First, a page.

In the normal world, tennis fans would’ve been preparing for the start of the 2020 French Open this week.
Men’s tennis has had far too many false dawns for far too long.
You’d be forgiven for looking askance at the state of play in the sport. If someone slipped into a coma in 2007 only to awake in 2020, they would still see Rafael Nadal, Roger Federer and Novak Djokovic at the top of the rostrum.
This never-ending bastion needs to be conquered to breathe fresh life into the game.
There is no better-placed man to do that than Dominic Thiem – the ‘Prince of Clay’ is finally delivering on surfaces other than the dirt.
In 2019, on top of reaching another French Open final – a loss to Nadal – he won his first Masters title in Indian Wells, beating Federer in the final. He won two hard-court 500 events in China and Vienna and was a runner-up at the ATP finals, beating Federer and Djokovic along the way.
However, perhaps the most noteworthy stat the 26-year-old earned in 2019 was his 6-2 head to head against ‘Fedalovic’. He was 2-1 against Djokovic, 1-1 against Nadal and 3-0 against Federer.
You would think this would give his grand slam credentials a dose of verisimilitude. So far, however, it has not.
Thiem has no grand slams to speak of. Apart from his French Open run, Thiem won just one match in the slams in 2019. First and second-round defeats are unthinkable to the big three.
According to ATP tour statistics from 2017-19, Thiem is not where he needs to be on a handful of key areas. Unlike the 1990s, return kings, not servers, rule the roost, and the likes of Djokovic and Nadal are way out in front in that regard.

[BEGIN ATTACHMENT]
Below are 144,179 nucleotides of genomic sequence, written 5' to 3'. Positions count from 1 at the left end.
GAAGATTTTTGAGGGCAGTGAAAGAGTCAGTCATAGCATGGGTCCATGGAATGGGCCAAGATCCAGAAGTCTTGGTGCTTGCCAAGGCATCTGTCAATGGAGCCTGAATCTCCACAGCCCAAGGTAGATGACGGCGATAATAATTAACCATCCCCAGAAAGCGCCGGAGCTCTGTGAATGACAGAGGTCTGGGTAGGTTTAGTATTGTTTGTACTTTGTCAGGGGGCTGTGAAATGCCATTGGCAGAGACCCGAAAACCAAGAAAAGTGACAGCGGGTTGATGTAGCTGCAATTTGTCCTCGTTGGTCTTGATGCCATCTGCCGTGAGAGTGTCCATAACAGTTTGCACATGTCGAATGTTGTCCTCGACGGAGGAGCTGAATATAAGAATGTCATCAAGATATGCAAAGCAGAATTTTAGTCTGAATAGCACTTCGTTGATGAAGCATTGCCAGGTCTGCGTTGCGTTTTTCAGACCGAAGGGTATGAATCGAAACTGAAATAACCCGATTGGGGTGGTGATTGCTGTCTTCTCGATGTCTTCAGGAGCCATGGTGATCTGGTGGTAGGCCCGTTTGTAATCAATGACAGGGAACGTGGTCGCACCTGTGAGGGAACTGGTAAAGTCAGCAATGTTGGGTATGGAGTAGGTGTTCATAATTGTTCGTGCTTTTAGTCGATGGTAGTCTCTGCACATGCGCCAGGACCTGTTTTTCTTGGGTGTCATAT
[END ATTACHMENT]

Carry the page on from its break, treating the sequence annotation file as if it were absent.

Thiem is just outside the top 20 (2017-19) for the percentage of serve points won, return games won and break points converted.
He has produced solid if unspectacular gains in the serving department: serve percentages, points won on serve, service games won, and the average of aces and double faults per match.
The Austrian has risen from 29th in 2017 to 22nd in 2018 and last year he was 14th. When it comes to the bit between the ears, however, Thiem has made gigantic strides.
For break points converted, break points saved, tie breaks won and deciding sets won, Thiem was ahead of Djokovic and only behind Nadal and Federer. This is a far cry from 2017 when he ranked 64th and 2018 when he finished tenth.
Last year’s shock decision to part company with Gunter Bresnik, his coach since childhood, and hire of Nicolas Massu appears to have paid dividends.
Thiem is more aggressive than ever before, he stands closer to the baseline on hard courts and he steps into his single-handed backhand more often. This way he takes charge of the point earlier and dictates with his huge groundstrokes.
In regards to the backhand, this does not come easy to him as his weight transfer typically shoots backwards, away from the baseline. This becomes apparent when he plays Nadal on clay as the heavy topspin up high to Thiem’s backhand pins him back and prevents him from staying in a position to dictate the point.
Aside from that, Thiem has added more variety to his game, with the drop shot in particular working to great effect. That shot, especially on clay, is now one of the best on tour for both its disguise and execution, and for his decision-making for when it should be used.
Coupled with his brutish groundstrokes, heavy topspin and considerable margin for error, Thiem has all the tools to win a major. But will he do it?
Next up is world No.1 and 19-time grand slam champion Nadal in the Australian Open quarter-finals.
If there is a slam to play Rafa, this could be Thiem’s best shot at beating him. Although the Spaniard reached last year’s final, it is his least successful slam to date, with his solitary win coming back in 2009.
The court is not playing particularly quickly, the balls are not bouncing particularly high, and Thiem is as fit as just about anybody on tour. The ‘Prince’ can go toe to toe with the ‘King’ and has the capabilities to come out on top.
Thiem regularly beat the best in 2019. It is only a matter of time before he breaks his grand slam duck. It may not be in Australia, but it is coming.